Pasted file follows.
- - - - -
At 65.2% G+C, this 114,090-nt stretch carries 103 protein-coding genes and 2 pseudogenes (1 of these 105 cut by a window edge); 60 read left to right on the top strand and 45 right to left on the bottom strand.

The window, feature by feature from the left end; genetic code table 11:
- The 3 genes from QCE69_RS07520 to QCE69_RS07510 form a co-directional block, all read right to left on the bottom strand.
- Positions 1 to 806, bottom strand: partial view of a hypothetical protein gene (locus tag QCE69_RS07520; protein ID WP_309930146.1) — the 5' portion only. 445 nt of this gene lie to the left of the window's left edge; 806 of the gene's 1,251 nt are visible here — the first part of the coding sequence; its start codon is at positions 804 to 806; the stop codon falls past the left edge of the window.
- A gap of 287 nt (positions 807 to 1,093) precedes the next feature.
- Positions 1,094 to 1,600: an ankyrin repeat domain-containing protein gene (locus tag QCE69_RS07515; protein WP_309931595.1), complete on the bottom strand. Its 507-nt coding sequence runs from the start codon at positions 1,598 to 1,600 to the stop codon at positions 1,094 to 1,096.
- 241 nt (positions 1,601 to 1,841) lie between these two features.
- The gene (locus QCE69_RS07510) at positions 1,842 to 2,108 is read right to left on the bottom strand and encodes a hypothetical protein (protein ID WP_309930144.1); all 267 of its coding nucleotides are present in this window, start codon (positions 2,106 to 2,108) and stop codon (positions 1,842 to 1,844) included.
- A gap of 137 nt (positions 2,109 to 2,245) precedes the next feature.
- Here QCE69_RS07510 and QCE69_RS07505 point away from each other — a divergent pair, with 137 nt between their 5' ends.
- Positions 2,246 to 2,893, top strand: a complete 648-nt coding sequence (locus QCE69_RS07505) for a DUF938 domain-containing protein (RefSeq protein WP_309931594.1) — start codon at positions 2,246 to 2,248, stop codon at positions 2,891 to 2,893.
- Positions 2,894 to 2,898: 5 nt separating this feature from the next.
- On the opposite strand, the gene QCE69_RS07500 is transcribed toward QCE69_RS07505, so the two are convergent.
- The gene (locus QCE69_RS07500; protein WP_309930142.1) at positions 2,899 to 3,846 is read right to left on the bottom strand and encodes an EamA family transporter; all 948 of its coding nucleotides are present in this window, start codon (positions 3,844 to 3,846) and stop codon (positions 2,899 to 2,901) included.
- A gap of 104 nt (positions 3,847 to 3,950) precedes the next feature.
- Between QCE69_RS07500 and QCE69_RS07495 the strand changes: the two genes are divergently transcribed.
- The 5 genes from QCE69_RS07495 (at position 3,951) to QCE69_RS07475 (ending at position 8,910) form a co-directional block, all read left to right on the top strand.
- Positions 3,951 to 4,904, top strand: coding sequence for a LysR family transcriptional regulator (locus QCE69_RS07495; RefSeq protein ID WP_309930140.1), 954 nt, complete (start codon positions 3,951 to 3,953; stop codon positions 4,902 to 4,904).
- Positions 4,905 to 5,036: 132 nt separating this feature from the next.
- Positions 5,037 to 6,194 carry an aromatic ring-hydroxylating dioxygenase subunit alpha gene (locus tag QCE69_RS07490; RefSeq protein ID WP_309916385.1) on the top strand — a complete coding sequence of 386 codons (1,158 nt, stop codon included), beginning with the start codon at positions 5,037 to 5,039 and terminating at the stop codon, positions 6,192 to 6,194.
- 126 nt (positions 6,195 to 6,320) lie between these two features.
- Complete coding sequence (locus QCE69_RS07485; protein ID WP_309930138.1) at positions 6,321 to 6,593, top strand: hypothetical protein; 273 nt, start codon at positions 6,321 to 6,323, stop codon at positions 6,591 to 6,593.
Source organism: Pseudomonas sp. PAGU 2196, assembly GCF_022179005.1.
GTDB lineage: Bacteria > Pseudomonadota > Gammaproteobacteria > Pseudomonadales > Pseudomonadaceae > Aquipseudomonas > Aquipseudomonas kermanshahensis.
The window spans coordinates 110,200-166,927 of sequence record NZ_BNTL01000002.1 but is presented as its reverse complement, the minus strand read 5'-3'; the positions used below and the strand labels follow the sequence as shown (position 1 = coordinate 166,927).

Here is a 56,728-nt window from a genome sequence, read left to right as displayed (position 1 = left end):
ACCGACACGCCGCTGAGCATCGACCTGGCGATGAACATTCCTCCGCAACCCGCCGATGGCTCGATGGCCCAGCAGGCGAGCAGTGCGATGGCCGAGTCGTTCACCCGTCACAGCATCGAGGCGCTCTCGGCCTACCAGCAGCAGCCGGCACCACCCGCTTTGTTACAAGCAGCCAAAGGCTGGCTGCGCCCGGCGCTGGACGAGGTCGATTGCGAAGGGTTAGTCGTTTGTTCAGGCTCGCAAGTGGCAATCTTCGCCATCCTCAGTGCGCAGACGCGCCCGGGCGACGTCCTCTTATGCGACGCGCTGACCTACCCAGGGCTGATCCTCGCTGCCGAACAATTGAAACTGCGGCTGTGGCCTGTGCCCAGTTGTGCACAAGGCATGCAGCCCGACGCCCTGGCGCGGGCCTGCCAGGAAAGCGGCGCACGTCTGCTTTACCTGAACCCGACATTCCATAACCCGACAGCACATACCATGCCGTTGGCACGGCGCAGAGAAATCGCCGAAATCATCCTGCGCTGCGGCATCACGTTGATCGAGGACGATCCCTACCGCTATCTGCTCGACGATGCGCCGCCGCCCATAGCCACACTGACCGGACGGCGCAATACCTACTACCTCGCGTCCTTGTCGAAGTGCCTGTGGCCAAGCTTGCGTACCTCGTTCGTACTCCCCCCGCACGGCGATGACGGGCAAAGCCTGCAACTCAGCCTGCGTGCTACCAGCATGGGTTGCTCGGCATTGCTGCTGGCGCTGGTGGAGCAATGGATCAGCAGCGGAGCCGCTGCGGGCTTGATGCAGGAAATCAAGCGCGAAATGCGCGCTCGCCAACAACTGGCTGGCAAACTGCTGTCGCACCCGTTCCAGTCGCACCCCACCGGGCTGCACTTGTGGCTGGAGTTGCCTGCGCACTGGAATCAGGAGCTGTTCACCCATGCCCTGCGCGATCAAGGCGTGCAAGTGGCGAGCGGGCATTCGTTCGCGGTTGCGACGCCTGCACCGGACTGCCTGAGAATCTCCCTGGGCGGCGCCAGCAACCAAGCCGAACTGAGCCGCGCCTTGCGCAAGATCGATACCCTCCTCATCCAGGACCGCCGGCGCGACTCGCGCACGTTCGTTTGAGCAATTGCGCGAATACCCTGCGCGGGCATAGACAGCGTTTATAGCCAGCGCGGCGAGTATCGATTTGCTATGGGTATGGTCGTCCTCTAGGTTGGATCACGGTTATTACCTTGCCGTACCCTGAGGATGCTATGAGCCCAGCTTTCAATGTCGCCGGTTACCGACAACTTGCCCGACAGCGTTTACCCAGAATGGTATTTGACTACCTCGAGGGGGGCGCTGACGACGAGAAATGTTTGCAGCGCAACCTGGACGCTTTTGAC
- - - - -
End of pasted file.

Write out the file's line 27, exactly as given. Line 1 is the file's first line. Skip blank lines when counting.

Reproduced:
ACCGACACGCCGCTGAGCATCGACCTGGCGATGAACATTCCTCCGCAACCCGCCGATGGCTCGATGGCCCAGCAGGCGAGCAGTGCGATGGCCGAGTCGTTCACCCGTCACAGCATCGAGGCGCTCTCGGCCTACCAGCAGCAGCCGGCACCACCCGCTTTGTTACAAGCAGCCAAAGGCTGGCTGCGCCCGGCGCTGGACGAGGTCGATTGCGAAGGGTTAGTCGTTTGTTCAGGCTCGCAAGTGGCAATCTTCGCCATCCTCAGTGCGCAGACGCGCCCGGGCGACGTCCTCTTATGCGACGCGCTGACCTACCCAGGGCTGATCCTCGCTGCCGAACAATTGAAACTGCGGCTGTGGCCTGTGCCCAGTTGTGCACAAGGCATGCAGCCCGACGCCCTGGCGCGGGCCTGCCAGGAAAGCGGCGCACGTCTGCTTTACCTGAACCCGACATTCCATAACCCGACAGCACATACCATGCCGTTGGCACGGCGCAGAGAAATCGCCGAAATCATCCTGCGCTGCGGCATCACGTTGATCGAGGACGATCCCTACCGCTATCTGCTCGACGATGCGCCGCCGCCCATAGCCACACTGACCGGACGGCGCAATACCTACTACCTCGCGTCCTTGTCGAAGTGCCTGTGGCCAAGCTTGCGTACCTCGTTCGTACTCCCCCCGCACGGCGATGACGGGCAAAGCCTGCAACTCAGCCTGCGTGCTACCAGCATGGGTTGCTCGGCATTGCTGCTGGCGCTGGTGGAGCAATGGATCAGCAGCGGAGCCGCTGCGGGCTTGATGCAGGAAATCAAGCGCGAAATGCGCGCTCGCCAACAACTGGCTGGCAAACTGCTGTCGCACCCGTTCCAGTCGCACCCCACCGGGCTGCACTTGTGGCTGGAGTTGCCTGCGCACTGGAATCAGGAGCTGTTCACCCATGCCCTGCGCGATCAAGGCGTGCAAGTGGCGAGCGGGCATTCGTTCGCGGTTGCGACGCCTGCACCGGACTGCCTGAGAATCTCCCTGGGCGGCGCCAGCAACCAAGCCGAACTGAGCCGCGCCTTGCGCAAGATCGATACCCTCCTCATCCAGGACCGCCGGCGCGACTCGCGCACGTTCGTTTGAGCAATTGCGCGAATACCCTGCGCGGGCATAGACAGCGTTTATAGCCAGCGCGGCGAGTATCGATTTGCTATGGGTATGGTCGTCCTCTAGGTTGGATCACGGTTATTACCTTGCCGTACCCTGAGGATGCTATGAGCCCAGCTTTCAATGTCGCCGGTTACCGACAACTTGCCCGACAGCGTTTACCCAGAATGGTATTTGACTACCTCGAGGGGGGCGCTGACGACGAGAAATGTTTGCAGCGCAACCTGGACGCTTTTGAC